Different to an evacuation procedure, the purpose of a lockdown is to keep staff, pupils and visitors inside the school building in order to ensure their safety from an internal or external incident which has the potential to pose a threat to their safety and wellbeing.
Schools are not required by law to have lockdown procedures in place, and there is no specific guidance on how to develop lockdown plans in schools; however, school leaders should seriously consider developing and practising lockdown procedures so that they can be implemented should a situation arise where a lockdown is necessary.
This guidance document outlines aspects that should be taken into consideration when developing lockdown procedures.
A ‘dynamic lockdown’ is the ability to quickly restrict access to and exit from a site or building in response to an internal or external threat.
The National Counter Terrorism Security Office advises that advance planning of dynamic lockdown procedures can assist in saving lives should an emergency situation arise. Schools are better placed to get pupils, staff and visitors to places of safety if they have a lockdown procedure in place that is known to the whole school community.
In order to develop a dynamic lockdown procedure, the following should be considered:
- Where are all the points of access to and exit from the school premises and how can these points be locked, or otherwise secured, quickly?
- How can the school premises be sectioned to allow specific areas to be locked down?
- What roles and responsibilities should be allocated to staff members, e.g. who should be responsible for alerting the emergency services?
- What measures should be in place to ensure all members of staff are aware of their responsibilities during a lockdown, i.e. training?
- How can people be stopped from leaving or entering the site during a lockdown?
- How can the procedure be made flexible in order to adapt to changing situations, e.g. can a partial lockdown be adapted to a full lockdown quickly if a situation escalates?
Partial and full lockdown procedures
It is advisable for schools to have two different levels of lockdown – partial and full. Some situations will not pose an immediate threat to the school but a level of lockdown is still needed to ensure the safety of pupils, staff and visitors – in these cases, a partial lockdown would be suitable as safety can be ensured whilst maintaining some normality.
Implementing a partial lockdown could be as a result of a reported incident or civil disturbance in the local community with the potential to pose a risk to the school community; it may also be as a result of a warning regarding the risk of air pollution. Partial lockdowns should be seen as a precautionary measure which ensures the school is in a state of readiness should a situation escalate.
A full lockdown should be implemented when an incident poses an immediate threat to the school, such as an intruder on the school site. The procedure may also be implemented as an escalation of a partial lockdown.
While both partial and full lockdown procedures should require everyone on the school premises to retreat inside the building, the key difference between the two procedures is the extent to which members of the school are secured within the building. During a partial lockdown, free movement within the building may still be allowed if it would not compromise safety; however, a full lockdown should ensure all pupils, staff and visitors remain inside ‘safe rooms’ with the doors locked until an ‘all-clear’ signal is given.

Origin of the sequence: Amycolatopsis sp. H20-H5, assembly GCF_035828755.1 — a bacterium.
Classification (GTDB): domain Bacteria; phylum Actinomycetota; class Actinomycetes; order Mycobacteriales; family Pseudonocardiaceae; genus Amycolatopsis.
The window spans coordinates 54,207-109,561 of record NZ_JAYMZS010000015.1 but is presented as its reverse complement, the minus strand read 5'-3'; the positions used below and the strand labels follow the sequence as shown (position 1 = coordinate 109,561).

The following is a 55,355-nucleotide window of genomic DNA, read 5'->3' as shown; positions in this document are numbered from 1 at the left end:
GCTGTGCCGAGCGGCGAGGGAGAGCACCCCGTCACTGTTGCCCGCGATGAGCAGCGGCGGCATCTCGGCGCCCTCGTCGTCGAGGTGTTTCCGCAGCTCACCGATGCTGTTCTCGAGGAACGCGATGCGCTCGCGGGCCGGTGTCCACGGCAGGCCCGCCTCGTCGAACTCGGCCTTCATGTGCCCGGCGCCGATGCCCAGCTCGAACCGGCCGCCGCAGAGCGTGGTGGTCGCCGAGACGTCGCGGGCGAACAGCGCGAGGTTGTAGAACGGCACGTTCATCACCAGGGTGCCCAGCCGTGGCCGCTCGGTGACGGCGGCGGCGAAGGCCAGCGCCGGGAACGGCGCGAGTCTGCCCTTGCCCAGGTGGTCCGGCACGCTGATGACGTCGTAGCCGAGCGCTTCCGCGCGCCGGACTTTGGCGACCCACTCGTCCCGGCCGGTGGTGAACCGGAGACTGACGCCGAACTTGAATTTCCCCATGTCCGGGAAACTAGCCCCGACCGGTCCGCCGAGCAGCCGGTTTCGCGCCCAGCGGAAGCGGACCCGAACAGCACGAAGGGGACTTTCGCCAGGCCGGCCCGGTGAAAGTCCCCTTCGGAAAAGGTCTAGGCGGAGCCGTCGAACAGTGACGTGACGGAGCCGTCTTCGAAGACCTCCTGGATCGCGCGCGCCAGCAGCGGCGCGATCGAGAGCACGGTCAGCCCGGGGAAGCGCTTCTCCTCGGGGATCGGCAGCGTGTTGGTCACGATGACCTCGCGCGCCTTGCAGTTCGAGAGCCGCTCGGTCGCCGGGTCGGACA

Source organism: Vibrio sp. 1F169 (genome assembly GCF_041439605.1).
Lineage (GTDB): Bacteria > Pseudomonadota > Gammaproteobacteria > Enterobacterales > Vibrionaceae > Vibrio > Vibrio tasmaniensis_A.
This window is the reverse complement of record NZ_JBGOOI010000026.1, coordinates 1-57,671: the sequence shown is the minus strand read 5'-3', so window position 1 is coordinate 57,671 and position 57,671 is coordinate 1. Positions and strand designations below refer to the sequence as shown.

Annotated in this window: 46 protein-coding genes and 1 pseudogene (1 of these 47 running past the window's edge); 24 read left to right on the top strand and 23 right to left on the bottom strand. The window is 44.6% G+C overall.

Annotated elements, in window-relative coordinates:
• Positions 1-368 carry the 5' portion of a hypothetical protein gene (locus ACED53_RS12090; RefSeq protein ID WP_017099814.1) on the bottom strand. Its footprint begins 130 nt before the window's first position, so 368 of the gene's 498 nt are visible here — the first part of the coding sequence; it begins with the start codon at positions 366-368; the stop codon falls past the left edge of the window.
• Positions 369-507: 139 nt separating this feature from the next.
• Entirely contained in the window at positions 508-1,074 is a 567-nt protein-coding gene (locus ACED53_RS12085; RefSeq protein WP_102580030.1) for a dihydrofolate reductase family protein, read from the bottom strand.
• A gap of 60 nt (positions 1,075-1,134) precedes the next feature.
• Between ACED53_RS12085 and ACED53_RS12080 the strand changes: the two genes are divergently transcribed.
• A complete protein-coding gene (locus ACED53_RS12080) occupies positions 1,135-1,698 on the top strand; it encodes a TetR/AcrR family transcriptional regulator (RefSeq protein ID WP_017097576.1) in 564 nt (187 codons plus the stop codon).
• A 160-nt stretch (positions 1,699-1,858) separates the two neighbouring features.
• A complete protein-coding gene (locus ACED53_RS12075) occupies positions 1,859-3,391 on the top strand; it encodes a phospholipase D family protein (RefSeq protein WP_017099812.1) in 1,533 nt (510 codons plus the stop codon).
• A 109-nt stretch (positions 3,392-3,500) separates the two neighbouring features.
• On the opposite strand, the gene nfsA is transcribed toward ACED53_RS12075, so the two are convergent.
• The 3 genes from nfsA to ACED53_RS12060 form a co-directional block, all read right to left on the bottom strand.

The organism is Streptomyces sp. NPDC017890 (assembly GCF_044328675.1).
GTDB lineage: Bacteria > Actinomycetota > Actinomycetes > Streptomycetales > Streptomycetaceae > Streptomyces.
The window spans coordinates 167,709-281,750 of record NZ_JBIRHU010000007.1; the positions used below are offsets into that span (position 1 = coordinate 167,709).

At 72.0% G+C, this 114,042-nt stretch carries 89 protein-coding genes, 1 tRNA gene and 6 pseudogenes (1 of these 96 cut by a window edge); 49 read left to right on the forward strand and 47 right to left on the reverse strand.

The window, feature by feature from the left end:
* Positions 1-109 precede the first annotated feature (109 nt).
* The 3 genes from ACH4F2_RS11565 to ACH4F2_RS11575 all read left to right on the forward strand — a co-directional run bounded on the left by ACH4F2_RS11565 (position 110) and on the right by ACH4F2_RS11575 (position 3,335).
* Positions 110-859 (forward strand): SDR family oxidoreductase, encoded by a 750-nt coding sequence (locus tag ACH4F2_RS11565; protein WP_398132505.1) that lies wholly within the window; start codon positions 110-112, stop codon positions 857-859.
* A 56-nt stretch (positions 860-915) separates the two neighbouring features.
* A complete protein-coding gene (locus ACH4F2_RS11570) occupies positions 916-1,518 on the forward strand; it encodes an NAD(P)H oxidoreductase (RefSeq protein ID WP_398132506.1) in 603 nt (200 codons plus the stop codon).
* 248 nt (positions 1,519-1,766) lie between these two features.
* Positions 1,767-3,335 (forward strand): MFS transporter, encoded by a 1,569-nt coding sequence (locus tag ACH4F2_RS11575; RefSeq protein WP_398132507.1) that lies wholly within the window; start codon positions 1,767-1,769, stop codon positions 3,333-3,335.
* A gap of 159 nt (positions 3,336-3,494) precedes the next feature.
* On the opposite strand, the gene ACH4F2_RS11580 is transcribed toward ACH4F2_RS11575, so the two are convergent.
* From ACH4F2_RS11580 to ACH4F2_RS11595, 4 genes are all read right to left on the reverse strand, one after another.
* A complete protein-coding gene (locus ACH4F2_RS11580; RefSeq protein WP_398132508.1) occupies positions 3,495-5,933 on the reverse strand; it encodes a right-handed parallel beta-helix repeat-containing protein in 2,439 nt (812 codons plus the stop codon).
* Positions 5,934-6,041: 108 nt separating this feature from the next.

Schools should outline the circumstances under which the school will be placed on partial or full lockdown. These circumstances need to be communicated clearly to all staff so that when an incident does arise, a decision of which level of lockdown can be made quickly.
TheSchoolBus has templates for a Full Lockdown Procedure and a Partial Lockdown Procedure which outline the different procedures schools can follow when implementing either a partial or full lockdown of the school site.
Developing lockdown procedures requires consideration of a variety of different factors, e.g. what areas are deemed as ‘safe’, what signals will be given, who will secure the building.
When thinking about the different aspects of a lockdown, it’s important that schools always have their specific circumstances in mind and develop procedures that will work most effectively in their context.
Designated safe areas within the school, which pupils and visitors will be escorted to if a lockdown is implemented, should be decided on. Rooms that fit the following criteria are most suitable:
- Interior rooms, above the ground floor if possible, with few or no exterior windows, or windows that can be sealed or covered – this prevents intruders from seeing into safe rooms and protects people inside from shattering glass
- Rooms with few or no air vents – this prevents any air pollutants spreading into the safe rooms
- Lockable rooms – this prevents easy access for intruders
- Rooms that have enough space for everyone within the room to sit down on the floor – this ensures that if people need to remain out of sight there is enough room for them to move to the floor
- Rooms with a telephone that can be used to contact people outside of the building – this ensures there is a direct connection to the emergency services
In some situations, people may not be able to retreat into the school building without compromising their safety, e.g. if an intruder is stationed by a door to the school. Whilst this is not an ideal situation, school leaders should plan for this by designating an outdoor safe area where people can wait until the emergency services arrive.
When these areas have been identified, school leaders should ensure these are specified in the lockdown procedures and communicated to all members of staff.
There should be signals for the implementation of a lockdown and when the lockdown has ended (i.e. the all-clear signal). Different signals should be assigned to the different types of lockdown, i.e. partial or full.
Then it should be decided how these signals will be delivered should a lockdown need to be implemented. If a school has a PA system, they may feel this is the best way to alert the school that a lockdown is in place; alternatively, the school bell could also be used.
It is vital that pupils and staff are aware of the different signals, as confusion about these could limit the effectiveness of the lockdown procedure. Lockdown procedures should also specify who gives the lockdown signal – can any member of staff do this, or does the headteacher need to be consulted first?
Securing the building